Today Is the Day. Will Bank of America and Citigroup Finally Raise Their Dividends?

Investors will learn at 4:00 p.m. EDT whether or not Bank of America and Citigroup have been given the approval to increase their quarterly payouts.

Mar 26, 2014 at 11:16AM


Today is the day that investors in Bank of America (NYSE:BAC) and Citigroup (NYSE:C) have been waiting for. At 4:00 p.m. EDT, the Federal Reserve will announce which of the nation's largest banks will be allowed to increase their dividends and/or share buybacks.

Analysts and commentators will be paying particular attention to Bank of America and Citigroup, as both banks dropped their quarterly distributions to a nominal $0.01 per share during the financial crisis and have yet to up the ante (for clarity's sake, Citigroup currently pays $0.04 per share following a 1-for-10 reverse stock spilt in 2011).

The consensus is clearly in favor of higher payouts. A recent analysis by The Wall Street Journal found that the average expectation among analysts polled by Thomson Reuters is for a 1,220% increase in Citigroup's payout and a 406% boost to Bank of America's.

The rationale for the confidence is twofold. First, both banks have increased their capital bases considerably over the last few years. At present, Citigroup's Tier 1 common capital ratio is 10.5%. This is more than double the regulatory minimum of 5%. Meanwhile, Bank of America's came in at 9.96%.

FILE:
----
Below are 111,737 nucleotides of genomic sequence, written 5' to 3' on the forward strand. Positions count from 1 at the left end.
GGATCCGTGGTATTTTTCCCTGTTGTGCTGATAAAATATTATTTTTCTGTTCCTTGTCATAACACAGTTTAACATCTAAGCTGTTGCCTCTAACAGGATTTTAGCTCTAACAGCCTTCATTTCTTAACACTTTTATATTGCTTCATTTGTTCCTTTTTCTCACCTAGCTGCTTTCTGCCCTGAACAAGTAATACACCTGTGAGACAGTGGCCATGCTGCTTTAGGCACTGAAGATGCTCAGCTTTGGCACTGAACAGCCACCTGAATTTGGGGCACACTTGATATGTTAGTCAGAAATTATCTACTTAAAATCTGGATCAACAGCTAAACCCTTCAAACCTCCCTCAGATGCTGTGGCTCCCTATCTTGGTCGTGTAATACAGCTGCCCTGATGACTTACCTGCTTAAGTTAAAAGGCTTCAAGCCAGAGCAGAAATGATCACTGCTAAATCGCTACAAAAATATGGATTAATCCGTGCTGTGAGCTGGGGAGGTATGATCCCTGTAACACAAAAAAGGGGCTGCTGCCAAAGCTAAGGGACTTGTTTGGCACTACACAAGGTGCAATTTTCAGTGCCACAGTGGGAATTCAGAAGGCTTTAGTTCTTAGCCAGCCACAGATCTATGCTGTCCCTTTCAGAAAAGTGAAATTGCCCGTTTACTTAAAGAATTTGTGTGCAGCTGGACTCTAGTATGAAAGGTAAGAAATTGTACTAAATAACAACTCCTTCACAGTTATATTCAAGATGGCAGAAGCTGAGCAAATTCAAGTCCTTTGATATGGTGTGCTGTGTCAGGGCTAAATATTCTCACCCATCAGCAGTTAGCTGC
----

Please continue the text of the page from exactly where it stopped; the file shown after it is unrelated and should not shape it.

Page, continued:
And second, the two lenders have increased both the size and consistency of their earnings. Notably, this was one of the principal reasons that Bank of America's CEO Brian Moynihan gave for not requesting a dividend hike in last year's Comprehensive Capital Analysis and Review.

There's no question that these are laudable accomplishments. At the same time, however, both of these lenders fared poorly in the 2014 stress test, the results of which were released last week. Under the Fed's "severely adverse" economic scenario, Bank of America's Tier 1 common capital ratio dropped to 6%, while Citigroup's fell to 7%. Aside from Utah-based Zions Bancorporation and global banking giant HSBC, these were the worst performances among the nation's largest traditional banks.

It's for this reason that I'm much more circumspect about the prospect of dividend boosts at Bank of America and Citigroup. In the former's case, I've been clear that I believe a larger quarterly distribution is in order, though I question whether Moynihan would have requested for a fourfold increase. And in the latter's case, the evidence suggests to me that it's leaning more toward buybacks.

Of course, I could be wrong on both counts. But either way, we'll know today at 4:00 p.m. EDT.

The biggest change you never saw coming
Do you hate your bank? If you're like most Americans, chances are good that you answered yes to that question. While that's not great news for consumers, it certainly creates opportunity for savvy investors. That's because there's a brand-new company that's revolutionizing banking, and is poised to kill the hated traditional brick-and-mortar banking model. And amazingly, despite its rapid growth, this company is still flying under the radar of Wall Street. To learn about about this company, click here to access our new special free report.